Storytelling Matters

By Silva, David J. | Phi Kappa Phi Forum, Winter 2018 | Go to article overview

Storytelling Matters


Silva, David J., Phi Kappa Phi Forum


A story. Everybody's got at least one, and some of those people share it brilliantly. Others? Not so much.

When it comes to telling a story, academics have earned a mixed reputation. Rooted in a culture of exclusion and elitism, the Western academic canon teems with texts that bore and confuse as much as they edify. We all remember those impenetrable books and articles that had us dozing, procrastinating, losing interest, or questioning our intellect. (Imposter syndrome? You bet!)

Given the academy's inherent power dynamics, most of us put up with having to read lousy writing as part of our acculturation as scholars; wearily tramping through turgid texts became a rite of passage, even a badge of honor. Despite persistent institutional efforts to nurture that next generation of better writers, we often wind up reproducing texts much like those we have read. It seems that cultural transmission in academia has all but guaranteed that mediocre writing will always be with us.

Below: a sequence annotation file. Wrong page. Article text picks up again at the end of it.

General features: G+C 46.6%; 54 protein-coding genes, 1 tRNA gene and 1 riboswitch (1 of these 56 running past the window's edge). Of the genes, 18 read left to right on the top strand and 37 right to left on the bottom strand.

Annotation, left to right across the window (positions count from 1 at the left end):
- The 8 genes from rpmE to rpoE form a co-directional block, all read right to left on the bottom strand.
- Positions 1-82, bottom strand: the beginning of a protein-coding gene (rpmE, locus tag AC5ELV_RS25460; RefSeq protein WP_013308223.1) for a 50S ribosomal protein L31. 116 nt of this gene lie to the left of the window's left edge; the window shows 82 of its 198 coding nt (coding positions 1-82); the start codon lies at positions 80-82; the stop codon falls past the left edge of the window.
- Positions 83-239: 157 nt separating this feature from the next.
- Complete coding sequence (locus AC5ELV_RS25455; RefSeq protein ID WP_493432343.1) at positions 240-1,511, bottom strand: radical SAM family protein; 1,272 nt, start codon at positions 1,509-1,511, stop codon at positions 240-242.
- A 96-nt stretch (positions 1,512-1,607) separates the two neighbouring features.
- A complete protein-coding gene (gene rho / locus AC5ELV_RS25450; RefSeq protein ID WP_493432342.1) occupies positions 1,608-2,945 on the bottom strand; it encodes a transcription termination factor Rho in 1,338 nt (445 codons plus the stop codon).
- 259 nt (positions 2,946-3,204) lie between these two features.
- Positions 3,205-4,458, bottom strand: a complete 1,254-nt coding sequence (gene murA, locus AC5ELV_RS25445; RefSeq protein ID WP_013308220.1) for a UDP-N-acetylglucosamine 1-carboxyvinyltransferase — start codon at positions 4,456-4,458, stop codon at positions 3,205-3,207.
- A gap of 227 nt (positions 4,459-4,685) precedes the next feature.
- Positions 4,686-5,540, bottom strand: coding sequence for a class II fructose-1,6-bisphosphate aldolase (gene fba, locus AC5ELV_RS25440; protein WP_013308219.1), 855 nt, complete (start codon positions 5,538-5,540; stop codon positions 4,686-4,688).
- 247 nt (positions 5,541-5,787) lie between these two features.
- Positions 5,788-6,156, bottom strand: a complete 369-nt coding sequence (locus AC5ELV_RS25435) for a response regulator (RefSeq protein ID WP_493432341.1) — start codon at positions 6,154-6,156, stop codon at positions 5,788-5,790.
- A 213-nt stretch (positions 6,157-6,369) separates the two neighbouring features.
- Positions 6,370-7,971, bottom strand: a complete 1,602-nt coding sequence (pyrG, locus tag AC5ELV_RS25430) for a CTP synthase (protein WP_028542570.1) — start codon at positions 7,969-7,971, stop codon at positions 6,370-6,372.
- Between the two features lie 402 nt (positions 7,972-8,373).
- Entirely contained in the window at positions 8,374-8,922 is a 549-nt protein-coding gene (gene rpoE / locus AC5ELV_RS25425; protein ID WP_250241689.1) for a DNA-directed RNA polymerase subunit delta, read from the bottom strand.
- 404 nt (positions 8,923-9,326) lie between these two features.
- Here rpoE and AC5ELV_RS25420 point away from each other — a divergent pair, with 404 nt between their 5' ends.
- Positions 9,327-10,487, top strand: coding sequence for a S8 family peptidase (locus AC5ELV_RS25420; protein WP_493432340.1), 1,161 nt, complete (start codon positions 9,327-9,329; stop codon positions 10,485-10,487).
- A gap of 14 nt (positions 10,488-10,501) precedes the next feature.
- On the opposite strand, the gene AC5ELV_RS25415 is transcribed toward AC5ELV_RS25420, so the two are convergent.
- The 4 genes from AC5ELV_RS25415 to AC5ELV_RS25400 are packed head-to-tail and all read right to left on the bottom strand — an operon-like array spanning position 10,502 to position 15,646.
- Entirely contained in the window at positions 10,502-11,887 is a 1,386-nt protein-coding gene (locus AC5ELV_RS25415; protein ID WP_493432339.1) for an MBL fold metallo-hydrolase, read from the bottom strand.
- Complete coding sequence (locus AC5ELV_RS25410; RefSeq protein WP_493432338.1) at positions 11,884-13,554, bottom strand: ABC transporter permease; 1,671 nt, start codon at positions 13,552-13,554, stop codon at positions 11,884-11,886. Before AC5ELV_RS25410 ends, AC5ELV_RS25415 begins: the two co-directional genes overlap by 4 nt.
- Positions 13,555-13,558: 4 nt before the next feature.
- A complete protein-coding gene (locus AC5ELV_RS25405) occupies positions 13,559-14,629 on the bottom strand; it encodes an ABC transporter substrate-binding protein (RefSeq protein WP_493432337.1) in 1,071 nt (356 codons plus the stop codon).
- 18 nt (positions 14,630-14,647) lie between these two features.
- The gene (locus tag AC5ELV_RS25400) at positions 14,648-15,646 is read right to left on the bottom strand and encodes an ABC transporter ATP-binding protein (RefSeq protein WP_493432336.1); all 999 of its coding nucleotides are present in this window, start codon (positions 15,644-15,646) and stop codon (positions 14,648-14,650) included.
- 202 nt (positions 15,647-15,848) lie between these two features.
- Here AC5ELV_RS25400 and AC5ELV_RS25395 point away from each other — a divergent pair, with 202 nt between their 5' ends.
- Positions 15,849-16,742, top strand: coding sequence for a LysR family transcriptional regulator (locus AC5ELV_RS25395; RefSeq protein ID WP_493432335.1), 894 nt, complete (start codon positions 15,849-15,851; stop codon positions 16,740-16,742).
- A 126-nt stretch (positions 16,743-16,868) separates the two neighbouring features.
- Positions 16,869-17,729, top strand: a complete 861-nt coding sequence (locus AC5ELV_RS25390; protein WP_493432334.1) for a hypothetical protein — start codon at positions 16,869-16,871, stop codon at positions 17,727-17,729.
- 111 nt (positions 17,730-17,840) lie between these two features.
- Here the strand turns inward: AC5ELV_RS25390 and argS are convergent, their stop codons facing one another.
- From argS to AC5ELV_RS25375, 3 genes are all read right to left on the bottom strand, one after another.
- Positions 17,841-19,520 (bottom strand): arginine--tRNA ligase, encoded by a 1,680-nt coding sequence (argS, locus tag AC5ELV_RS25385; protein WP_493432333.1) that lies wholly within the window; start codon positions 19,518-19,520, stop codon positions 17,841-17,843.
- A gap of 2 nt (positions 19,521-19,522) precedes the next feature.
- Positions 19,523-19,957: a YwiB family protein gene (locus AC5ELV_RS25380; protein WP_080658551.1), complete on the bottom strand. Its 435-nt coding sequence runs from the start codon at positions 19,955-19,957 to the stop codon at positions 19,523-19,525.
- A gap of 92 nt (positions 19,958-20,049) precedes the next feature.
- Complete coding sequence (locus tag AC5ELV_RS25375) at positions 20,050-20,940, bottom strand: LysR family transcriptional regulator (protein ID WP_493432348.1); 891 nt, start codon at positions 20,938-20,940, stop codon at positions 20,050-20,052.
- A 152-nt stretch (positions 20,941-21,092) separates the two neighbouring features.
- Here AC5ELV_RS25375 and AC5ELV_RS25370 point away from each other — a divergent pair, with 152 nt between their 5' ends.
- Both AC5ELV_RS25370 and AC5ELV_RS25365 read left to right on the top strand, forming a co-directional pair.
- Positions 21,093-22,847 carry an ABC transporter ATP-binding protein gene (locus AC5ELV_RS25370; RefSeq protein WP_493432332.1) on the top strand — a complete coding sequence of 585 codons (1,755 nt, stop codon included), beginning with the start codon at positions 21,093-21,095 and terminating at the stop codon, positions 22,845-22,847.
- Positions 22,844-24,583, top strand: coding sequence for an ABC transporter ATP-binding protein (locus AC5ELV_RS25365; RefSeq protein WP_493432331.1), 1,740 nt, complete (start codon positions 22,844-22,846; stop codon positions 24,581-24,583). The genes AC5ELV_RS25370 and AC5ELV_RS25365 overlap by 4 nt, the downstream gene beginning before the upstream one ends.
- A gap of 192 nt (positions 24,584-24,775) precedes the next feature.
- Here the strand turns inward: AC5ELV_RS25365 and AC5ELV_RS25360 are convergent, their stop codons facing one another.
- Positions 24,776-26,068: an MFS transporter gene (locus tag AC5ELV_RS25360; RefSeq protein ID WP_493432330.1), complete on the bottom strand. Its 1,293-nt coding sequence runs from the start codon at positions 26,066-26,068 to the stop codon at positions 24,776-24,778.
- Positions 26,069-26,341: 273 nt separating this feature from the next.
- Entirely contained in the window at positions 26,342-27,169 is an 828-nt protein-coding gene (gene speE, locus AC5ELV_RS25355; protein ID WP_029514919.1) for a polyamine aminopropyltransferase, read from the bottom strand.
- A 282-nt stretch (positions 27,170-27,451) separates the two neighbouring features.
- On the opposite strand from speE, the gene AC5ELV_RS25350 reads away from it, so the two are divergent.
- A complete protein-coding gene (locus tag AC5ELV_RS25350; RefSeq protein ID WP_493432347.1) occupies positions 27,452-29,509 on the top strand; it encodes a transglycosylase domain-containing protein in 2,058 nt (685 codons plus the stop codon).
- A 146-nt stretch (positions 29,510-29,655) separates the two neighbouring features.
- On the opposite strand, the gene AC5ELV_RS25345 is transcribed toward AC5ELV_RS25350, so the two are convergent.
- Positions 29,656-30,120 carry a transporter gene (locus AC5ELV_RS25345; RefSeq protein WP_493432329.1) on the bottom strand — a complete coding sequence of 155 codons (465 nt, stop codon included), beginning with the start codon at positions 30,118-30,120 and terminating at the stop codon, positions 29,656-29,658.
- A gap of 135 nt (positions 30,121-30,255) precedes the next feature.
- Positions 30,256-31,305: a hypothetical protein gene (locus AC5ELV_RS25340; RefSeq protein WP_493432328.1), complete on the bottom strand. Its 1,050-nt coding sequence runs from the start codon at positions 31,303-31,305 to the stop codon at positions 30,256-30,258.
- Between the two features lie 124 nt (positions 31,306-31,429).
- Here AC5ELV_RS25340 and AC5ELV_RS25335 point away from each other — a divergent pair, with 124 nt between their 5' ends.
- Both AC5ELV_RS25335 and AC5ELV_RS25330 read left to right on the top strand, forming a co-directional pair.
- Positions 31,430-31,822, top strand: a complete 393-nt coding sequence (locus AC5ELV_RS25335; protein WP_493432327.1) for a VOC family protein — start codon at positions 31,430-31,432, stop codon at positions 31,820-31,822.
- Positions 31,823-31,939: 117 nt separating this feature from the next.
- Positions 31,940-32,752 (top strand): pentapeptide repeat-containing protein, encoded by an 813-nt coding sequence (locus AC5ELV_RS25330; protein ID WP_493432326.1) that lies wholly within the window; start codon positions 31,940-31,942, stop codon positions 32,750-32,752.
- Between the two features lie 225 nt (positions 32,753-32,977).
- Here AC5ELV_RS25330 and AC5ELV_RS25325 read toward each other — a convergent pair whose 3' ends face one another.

But must it?

I say this: Demand better. Expect more from those whose writing you read. Offer constructive feedback. When necessary and possible, require revision. Promote peer review. Ensure that your institution offers writing support for everyone (including faculty and staff) and then encourage--even insist upon--its use. Most importantly, make clear that you value the power of a carefully crafted narrative.

Help make great storytelling matter.

As an administrator, I read a lot of writing, some excellent, most good, and a small proportion regrettably ineffective. Moreover, much of what I read has serious stakes attached to it: tenure, promotion, an award, an approval. I've struggled with having to offer an unwelcome negative assessment when the story under consideration fails to make a successful case. …

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